• A basic rundown of health insurance: It is common for health insurance plans to cover approximately 80% of a medical bill for an in-network provider. The rest of the cost, as well as the co-pay, is up to you. 

  • If you have health insurance in addition to the health insurance provided by Bryn Mawr, you can charge an incidence of health care to both insurance companies. The companies will negotiate who pays what, but the bottom line is that your cost will probably be less. 

  • Some testing facilities are not covered by the Bryn Mawr health insurance, although this does change year-to-year. Be advised that the Bryn Mawr health insurance is typically not applicable over the summer. For these reasons, it is good to explore any other health insurance you may have. 

  • You can inquire with your health insurance to figure out if they will cover a visit but do this before you go to the visit.

  • Costs for out-of-network providers can often be higher than those of in-network providers, so it is worthwhile to take the time to identify in-network providers. You can determine if a facility/doctor is in-network or out-of-network (i.e., whether your insurance will pay a portion of the cost) before making an appointment. Go to your health insurance’s website and search for a doctor/clinic in a search function titled something like “Cost Finder,” “In-Network Doctors,” “Estimate Cost,” or “Find a Medical Provider.” If having trouble, call your health insurance customer service at the number on your health insurance card. 

  • If you’re curious how to figure out if your health insurance will cover a specific test, it is best to call your health insurance and inquire about a “psychoeducational evaluation.” Most testing for learning disabilities, ADHD and some psychological disabilities (e.g., anxiety) fall into this category. 

  • If you are not sure how insurance will work, don’t be afraid to ask the receptionist or doctor/nurse/counselor/other medical provider about it. But do this before you begin the testing.

Frequently Asked Questions (FAQs) 

How long does it typically take to get an accommodation? 

This can vary greatly depending on an individual’s situation. In some cases, the total process from initial contact with Access Services to the implementation of the accommodation can take as little as one week or even one day. In other cases, particularly if you have never had accommodations before, it can take several weeks. If you are curious how this may play out for your scenario, it is best to speak to Access Services.    

One of the biggest barriers to getting an accommodation quickly can be providing documentation that supports your eligibility. Many testing facilities are booked for months in advance. To prepare for this scenario, be sure to get in touch with Access Services as soon as possible to discuss what options, if any, may be available while you are waiting for a testing date. 

What do I do if I notice a part of campus is inaccessible? 

If you have noticed a physical barrier, it is best to contact Facilities. Facilities welcomes feedback on their Service Request Form located on the website; however you can also get in touch with them by email ( or by phone (610-526-7930). For more info on reporting a problem to facilities, please reference the “Additional Resources for Accessibility Support On-Campus” document, located on the Access Services webpage. 

If you have noticed a barrier in one of your courses, there are many things you can do. As a first step, mention the barrier to your professor to make sure they are aware of the problem and any possible solutions you have considered. If you two are having trouble establishing a solution, contact your dean or the Chair of the Department to discuss the issue. Additionally, if you are eligible for an accommodation that is not being implemented, it is extremely important that you notify Access Services.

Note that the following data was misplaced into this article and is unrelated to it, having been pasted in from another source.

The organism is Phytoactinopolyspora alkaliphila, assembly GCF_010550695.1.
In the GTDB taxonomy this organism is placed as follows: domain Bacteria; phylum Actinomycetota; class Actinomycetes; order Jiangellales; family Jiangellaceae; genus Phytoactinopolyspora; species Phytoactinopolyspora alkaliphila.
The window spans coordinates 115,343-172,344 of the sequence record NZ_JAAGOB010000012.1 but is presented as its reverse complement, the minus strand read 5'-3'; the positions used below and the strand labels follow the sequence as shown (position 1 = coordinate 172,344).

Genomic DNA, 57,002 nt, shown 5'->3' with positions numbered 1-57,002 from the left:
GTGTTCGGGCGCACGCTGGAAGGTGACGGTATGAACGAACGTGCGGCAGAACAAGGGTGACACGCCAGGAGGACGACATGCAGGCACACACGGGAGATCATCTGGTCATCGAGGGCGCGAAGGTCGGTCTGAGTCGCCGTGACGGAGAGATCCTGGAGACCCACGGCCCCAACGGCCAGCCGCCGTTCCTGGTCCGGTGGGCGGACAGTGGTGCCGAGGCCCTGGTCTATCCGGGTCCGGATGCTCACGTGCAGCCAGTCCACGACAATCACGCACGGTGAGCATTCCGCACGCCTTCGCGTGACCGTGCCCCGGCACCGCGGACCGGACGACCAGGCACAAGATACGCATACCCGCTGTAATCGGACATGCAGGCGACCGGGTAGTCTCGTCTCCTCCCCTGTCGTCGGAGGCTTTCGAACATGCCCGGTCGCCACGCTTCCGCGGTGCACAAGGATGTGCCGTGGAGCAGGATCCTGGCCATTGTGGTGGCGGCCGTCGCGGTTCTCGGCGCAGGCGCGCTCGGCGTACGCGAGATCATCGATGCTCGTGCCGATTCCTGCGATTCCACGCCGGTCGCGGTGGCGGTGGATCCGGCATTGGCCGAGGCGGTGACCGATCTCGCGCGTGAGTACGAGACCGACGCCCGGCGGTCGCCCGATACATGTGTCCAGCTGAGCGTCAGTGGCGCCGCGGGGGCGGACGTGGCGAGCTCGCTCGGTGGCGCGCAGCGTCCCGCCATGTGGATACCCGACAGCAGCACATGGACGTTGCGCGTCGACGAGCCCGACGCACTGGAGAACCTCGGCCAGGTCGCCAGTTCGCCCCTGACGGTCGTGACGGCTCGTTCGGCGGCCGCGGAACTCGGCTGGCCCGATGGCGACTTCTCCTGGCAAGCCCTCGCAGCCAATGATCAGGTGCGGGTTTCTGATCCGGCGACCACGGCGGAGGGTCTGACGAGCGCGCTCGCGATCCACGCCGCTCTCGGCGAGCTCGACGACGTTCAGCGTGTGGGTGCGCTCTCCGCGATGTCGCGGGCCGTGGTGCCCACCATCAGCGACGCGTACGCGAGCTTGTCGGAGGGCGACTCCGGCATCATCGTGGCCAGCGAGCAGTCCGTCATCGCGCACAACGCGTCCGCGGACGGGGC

If you have noticed a barrier with a student-run club that has been unwilling to resolve the barrier, reach out to Student Activities. As a part of the funding structure, all clubs are expected to abide by the “Accessibility Policy for Bryn Mawr College Events” (located on the Student Activities webpage for Policies and Forms If a club is refusing to abide by this policy, Student Activities will appreciate being made aware and will take action to resolve the problem.  Remember that you are not asking for something special, you are requesting that they follow the rules put in place by the College. Additionally, keep in mind that most people when acting in the wrong do not realize that they are in the wrong. Speaking up so that they can correct their mistake may be uncomfortable but will be ultimately beneficial for yourself and others. 

If you have noticed another type of barrier and are unsure of who can resolve the issue, try asking around. Inform any departments or offices who fund the thing that is broken or anyone who frequently uses it. If all else fails, mention it to the Dean of the Undergraduate College. 

Final Words 

We hope this page provides you with helpful resources and information as you work with Access Services and other departments at the College. 

We also hope that this document is a reminder of the many students and systems that are here to support you. Access is not and should not only be the responsibility of one office. There are various ways that other departments can support you.  

There are many groups at Bryn Mawr that wish to be here for you, when you feel the need for support. Our community is a work in progress. We hope that you will play a role in growing our disability community so that all individuals, departments, and programs are informed about – and contribute to – making Bryn Mawr all that it can be. 


Contact Us

Access Services

Access Services
Eugenia Chase Guild Hall, Room 103
101 N. Merion Ave.
Bryn Mawr, Pennsylvania 19010
Fax: 610-526-7451

Deb Alder, Director of Access Services
Phone: 610-526-7516
Office Hours: 9 a.m.-4 p.m., Monday-Thursday

Grace Cipressi, Assistive Technology Specialist
Phone: 610-526-5470
Office Hours: 8 a.m.-3 p.m., Monday-Friday